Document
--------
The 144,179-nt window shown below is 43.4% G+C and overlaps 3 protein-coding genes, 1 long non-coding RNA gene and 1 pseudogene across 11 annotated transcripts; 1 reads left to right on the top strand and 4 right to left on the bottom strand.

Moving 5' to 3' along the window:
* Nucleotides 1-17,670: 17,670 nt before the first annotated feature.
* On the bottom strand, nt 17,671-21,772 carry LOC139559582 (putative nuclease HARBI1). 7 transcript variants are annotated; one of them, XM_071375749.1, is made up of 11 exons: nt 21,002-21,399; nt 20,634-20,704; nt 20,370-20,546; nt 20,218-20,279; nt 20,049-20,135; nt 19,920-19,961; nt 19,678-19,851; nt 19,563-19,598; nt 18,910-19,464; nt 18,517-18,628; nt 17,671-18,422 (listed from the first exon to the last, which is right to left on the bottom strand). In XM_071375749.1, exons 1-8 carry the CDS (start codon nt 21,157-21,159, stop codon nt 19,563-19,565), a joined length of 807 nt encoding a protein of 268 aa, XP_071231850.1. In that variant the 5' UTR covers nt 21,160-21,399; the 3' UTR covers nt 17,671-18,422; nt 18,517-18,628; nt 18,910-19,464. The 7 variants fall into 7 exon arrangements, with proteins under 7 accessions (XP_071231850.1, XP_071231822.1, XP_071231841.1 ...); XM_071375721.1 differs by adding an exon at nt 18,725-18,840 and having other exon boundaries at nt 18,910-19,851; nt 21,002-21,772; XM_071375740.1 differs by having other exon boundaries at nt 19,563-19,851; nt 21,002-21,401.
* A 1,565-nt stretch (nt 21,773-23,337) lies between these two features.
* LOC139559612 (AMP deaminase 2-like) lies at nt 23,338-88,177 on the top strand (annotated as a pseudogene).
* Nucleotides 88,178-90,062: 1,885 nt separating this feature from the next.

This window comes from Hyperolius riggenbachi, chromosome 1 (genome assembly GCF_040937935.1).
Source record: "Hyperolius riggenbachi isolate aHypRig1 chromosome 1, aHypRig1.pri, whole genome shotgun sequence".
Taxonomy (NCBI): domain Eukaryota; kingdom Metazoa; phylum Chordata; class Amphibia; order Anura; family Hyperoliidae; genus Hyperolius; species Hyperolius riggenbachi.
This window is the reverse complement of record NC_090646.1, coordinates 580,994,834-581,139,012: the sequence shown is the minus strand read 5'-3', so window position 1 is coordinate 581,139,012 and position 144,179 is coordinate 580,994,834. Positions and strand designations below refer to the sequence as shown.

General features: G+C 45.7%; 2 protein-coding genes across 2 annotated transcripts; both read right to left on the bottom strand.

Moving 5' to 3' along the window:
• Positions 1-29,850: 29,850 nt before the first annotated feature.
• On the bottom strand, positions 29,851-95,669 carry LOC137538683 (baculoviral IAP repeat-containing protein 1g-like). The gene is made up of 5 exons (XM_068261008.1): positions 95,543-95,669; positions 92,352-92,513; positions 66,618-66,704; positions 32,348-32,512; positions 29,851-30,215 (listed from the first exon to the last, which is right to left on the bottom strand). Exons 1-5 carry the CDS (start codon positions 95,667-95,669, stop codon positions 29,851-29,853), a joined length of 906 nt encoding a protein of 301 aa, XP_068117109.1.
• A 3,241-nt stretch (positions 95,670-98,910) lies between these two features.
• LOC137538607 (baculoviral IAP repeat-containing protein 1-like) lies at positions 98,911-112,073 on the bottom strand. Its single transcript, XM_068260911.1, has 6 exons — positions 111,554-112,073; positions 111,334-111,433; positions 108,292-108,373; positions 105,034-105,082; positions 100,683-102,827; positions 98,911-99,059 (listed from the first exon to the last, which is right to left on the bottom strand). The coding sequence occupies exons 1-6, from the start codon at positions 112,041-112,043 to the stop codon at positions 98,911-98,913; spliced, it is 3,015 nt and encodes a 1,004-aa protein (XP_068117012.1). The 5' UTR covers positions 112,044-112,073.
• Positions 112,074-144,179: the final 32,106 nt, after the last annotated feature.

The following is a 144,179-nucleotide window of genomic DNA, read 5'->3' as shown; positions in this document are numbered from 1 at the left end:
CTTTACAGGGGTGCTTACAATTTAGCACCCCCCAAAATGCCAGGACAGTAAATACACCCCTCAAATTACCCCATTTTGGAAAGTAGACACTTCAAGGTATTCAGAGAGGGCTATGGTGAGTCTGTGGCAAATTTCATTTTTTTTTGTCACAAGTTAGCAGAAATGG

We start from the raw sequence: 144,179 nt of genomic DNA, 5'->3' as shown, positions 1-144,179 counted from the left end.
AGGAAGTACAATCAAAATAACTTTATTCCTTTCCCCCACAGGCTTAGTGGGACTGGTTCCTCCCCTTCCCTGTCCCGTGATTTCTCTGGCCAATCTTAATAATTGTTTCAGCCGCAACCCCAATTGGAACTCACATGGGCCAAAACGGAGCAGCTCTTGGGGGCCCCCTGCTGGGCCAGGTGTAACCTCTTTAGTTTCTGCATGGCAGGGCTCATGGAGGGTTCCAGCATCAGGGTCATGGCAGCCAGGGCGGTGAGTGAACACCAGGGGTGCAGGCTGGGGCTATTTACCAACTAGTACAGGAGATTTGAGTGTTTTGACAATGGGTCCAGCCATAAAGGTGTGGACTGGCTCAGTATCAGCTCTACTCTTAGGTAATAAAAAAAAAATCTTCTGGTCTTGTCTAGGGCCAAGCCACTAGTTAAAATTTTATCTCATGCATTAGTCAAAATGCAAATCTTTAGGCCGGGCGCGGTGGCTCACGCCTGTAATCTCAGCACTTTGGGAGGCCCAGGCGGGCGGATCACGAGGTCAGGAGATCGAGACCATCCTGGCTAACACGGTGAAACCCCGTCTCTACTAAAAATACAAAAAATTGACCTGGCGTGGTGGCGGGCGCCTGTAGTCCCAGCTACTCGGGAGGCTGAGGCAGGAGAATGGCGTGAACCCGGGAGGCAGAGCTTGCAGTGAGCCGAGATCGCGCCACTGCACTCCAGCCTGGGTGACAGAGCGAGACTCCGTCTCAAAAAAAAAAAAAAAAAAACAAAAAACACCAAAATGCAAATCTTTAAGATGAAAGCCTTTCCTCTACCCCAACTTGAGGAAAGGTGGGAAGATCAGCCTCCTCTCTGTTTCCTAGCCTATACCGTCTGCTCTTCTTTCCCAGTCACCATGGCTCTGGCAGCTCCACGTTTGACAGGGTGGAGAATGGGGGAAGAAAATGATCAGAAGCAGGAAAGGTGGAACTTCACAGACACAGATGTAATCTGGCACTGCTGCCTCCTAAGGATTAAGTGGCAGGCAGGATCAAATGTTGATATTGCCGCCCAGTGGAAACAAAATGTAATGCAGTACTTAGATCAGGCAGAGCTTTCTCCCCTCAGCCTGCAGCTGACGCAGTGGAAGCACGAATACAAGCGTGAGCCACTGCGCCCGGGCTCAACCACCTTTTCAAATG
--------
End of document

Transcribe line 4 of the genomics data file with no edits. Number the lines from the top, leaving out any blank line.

* On the bottom strand, nt 17,671-21,772 carry LOC139559582 (putative nuclease HARBI1). 7 transcript variants are annotated; one of them, XM_071375749.1, is made up of 11 exons: nt 21,002-21,399; nt 20,634-20,704; nt 20,370-20,546; nt 20,218-20,279; nt 20,049-20,135; nt 19,920-19,961; nt 19,678-19,851; nt 19,563-19,598; nt 18,910-19,464; nt 18,517-18,628; nt 17,671-18,422 (listed from the first exon to the last, which is right to left on the bottom strand). In XM_071375749.1, exons 1-8 carry the CDS (start codon nt 21,157-21,159, stop codon nt 19,563-19,565), a joined length of 807 nt encoding a protein of 268 aa, XP_071231850.1. In that variant the 5' UTR covers nt 21,160-21,399; the 3' UTR covers nt 17,671-18,422; nt 18,517-18,628; nt 18,910-19,464. The 7 variants fall into 7 exon arrangements, with proteins under 7 accessions (XP_071231850.1, XP_071231822.1, XP_071231841.1 ...); XM_071375721.1 differs by adding an exon at nt 18,725-18,840 and having other exon boundaries at nt 18,910-19,851; nt 21,002-21,772; XM_071375740.1 differs by having other exon boundaries at nt 19,563-19,851; nt 21,002-21,401.